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Strikes Taking Place, Others Imminent, From CA to OR to PA


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A series of overlooked worker actions are taking place or developing across the country. We shed some light below…

200 union members are in the midst of a three-day strike in Hayward, California, demanding contract negotiations.  The SEIU 1021 workers have been asked to take salary concessions of five percent after giving up 12 percent in 2010.  

Some city workers, including firefighters, have agreed but SEIU 1021 says they do not make enough money as-is to make further concessions. They want the city to return to the negotiating table.  The city is now scrambling to continue services while workers man the picket lines:

For their part, city officials promised that services would be running as usual, and essential services, such as 911 dispatchers and wastewater treatment  plant employees, would not be on strike. City managers have brought in temporary workers and retirees to help out. Managers also said they’d be working double shifts.

At a Tuesday rally, also attended by BART workers,SEIU 1021 Lead Director Pete Castelli told the crowd:

“Since July 1, the City of Oakland has done a one-day strike, the BART workers did a four-day strike, and now Hayward workers are doing a three-day strike.  There’s something going on here. Workers are standing up and saying we’re not going to watch you hide money in your budget, hire managers, and put in it other places, and then dictate to us, ‘more austerity, more concessions, more cutbacks’ while refusing to negotiate.”

Senior Utility Leader Daryl Lockhart told the Tuesday crowd,

“We have drawn the line. This is the line.  No more concessions, no more bullying. It’s time to stand up. It’s time to let them know we are part of this city just like anybody else. Our back is against the wall. We come out swinging.”

Meanwhile, further North in Portland, Oregon, teachers are considering an unfair labor practice complaint with stalled negotiations of their own.  The two sides have met 10 times since April with little progress. Some issues have been hammered out but health insurance is the key factor delaying a new contract:

The district currently pays for 93 percent of a teacher’s health insurance premium, while the teacher picks up the remaining seven percent. Under the agreement proposed by the district, the district would cap its contribution at the current rate, which is about $1,430. The district already caps its contributions for non-represented employees and its unions for classified employees; custodians and nutrition services workers; maintenance workers; and bus drivers.

The Teachers Union notes that the school district provided them with a list of subjects which “were not open to negotiation.”  This has been a point of contention.  This list was presented by the District at a July 11th session:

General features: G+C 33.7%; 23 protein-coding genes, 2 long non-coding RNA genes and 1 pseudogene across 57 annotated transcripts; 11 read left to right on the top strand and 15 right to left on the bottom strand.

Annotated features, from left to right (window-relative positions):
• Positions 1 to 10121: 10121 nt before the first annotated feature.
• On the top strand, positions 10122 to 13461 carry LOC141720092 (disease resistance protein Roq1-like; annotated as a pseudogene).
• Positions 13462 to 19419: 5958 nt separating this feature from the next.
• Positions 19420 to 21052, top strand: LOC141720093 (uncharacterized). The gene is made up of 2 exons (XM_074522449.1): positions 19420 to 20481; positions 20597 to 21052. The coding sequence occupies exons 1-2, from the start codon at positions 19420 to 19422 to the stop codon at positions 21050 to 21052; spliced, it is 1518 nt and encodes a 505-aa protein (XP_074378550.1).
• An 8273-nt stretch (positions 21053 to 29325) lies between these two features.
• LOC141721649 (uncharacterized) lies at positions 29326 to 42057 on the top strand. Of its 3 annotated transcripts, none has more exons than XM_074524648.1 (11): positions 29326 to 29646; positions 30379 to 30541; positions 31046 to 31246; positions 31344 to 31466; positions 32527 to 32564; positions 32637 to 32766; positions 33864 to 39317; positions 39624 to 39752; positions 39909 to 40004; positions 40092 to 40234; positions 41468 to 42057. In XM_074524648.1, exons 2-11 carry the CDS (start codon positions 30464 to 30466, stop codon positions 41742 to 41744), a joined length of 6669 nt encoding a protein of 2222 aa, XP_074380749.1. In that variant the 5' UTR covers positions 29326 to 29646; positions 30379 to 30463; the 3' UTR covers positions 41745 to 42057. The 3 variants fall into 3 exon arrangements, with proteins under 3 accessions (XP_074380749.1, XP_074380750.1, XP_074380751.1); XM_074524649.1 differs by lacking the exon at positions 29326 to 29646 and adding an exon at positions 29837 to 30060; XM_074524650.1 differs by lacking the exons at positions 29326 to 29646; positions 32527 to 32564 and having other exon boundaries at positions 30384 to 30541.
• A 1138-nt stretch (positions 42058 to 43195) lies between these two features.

The ninth bargaining session on Thursday at George Middle School got off to a tense start after the district’s director of labor relations, Brock Logan, presented teachers with a letter identifying portions of the union’s proposal that he believes are permissive and not subject to mandatory bargaining discussions. The list cited examples such as the union’s attempt to grant teachers more autonomy and prohibit the use of standardized tests to judge teacher effectiveness.

Logan called some of the subjects a distraction and suggested several topics within the union’s proposal did not belong in a collective bargaining agreement.

The 150-day bargaining timeline set forth by state law is fast approaching.

Across the country, a Pennsylvania teachers strike is “imminent” according to union officials in the Wyoming Area School District. The teachers have been without a contract for nearly four years.  During this time, teachers have not been granted annual raises.  

The drama could result in an extended summer vacation for students if the strike coincides with the beginning of the school year.

The union, which has threatened to walk out of school Sep. 3 if it doesn’t have a new contract, can strike for about 25 school days while still allowing for the state-mandated minimum of 180 school days by June 30, Dolman has said. The first day of school is scheduled for Wednesday, Aug. 28.

The union released the statement after a negotiations meeting between the two sides Tuesday that Dolman deemed “unproductive.”

“This contract should have been settled two or three years ago,” Dolman said in the release. “We have repeatedly made it clear to the school board that we are willing to bend but, we will not break.”

Remarkably, the Wyoming Area School District has been one of the top performing school districts in Luzerne County, a northeastern Pennsylvania county that is part of the Scranton-Wilkes-Barre metropolitan region, during the contractless period.


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